Subjects > Balance of Payments
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Name of collection/source
The statistics are derived from a combination of direct business enterprise /establishment surveys conducted by the Direct source and other government agencies, and other sources which are mainly administrative records such as banks' international transaction reporting systems and customs clearance data
Data are compiled quarterly (and in some cases monthly) on a transactions basis.
Key statistical concept
The balance of payments is a statistical statement that provides a systematic summary of economic transactions of an economy with the rest of the world, for a specific time period. The transactions are for the most part between residents and non-residents of the economy. The transactions included comprise: goods, services, and income; those involving financial claims on and liabilities to the rest of the world; and transfers. A transaction is defined as an economic flow that reflects the creation, transformation, exchange, transfer, or extinction of economic value and involves changes in ownership, of goods or assets, the provision of services, labour or capital.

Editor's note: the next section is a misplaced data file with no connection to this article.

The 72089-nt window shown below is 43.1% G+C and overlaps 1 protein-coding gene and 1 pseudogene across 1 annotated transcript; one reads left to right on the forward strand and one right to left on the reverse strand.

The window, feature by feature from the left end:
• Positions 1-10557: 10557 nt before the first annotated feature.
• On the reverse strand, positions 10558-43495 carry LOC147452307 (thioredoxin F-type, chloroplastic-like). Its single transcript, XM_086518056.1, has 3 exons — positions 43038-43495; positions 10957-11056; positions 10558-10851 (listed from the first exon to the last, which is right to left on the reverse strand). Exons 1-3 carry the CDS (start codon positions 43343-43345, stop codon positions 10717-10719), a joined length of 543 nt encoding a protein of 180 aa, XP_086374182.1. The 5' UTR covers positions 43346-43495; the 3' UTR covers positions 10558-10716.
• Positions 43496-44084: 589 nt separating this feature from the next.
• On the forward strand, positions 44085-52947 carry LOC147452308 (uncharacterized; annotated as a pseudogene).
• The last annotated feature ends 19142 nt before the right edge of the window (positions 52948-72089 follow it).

Balance of payments data are compiled in accordance with the 5th edition of the Balance of Payments Manual published by the IMF (BPM5), and presented according to the Standard Presentation.
Related Links: IMF BOP Manual/Guides
Recommended uses and limitations
Balance of payments statistics are used as a key economic indicator due to the close relationship between domestic economic and external developments. This relationship has strengthened over the last two decades with the growing interdependence of the world's economies. Balance of payments and related trade
and financial statistics are used by agencies responsible for the formulation of policy on issues such as causes of payments imbalances, adjustment measures, merchandise trade, trade in services, financial flows, financial stability and foreign direct investment, etc.
In principle as part of a double entry
accounting system the balance of payments should balance, but as the components are independently derived from (many) different sources, they do not in practice balance. The residual imbalance is described by the term “net errors and omissions”.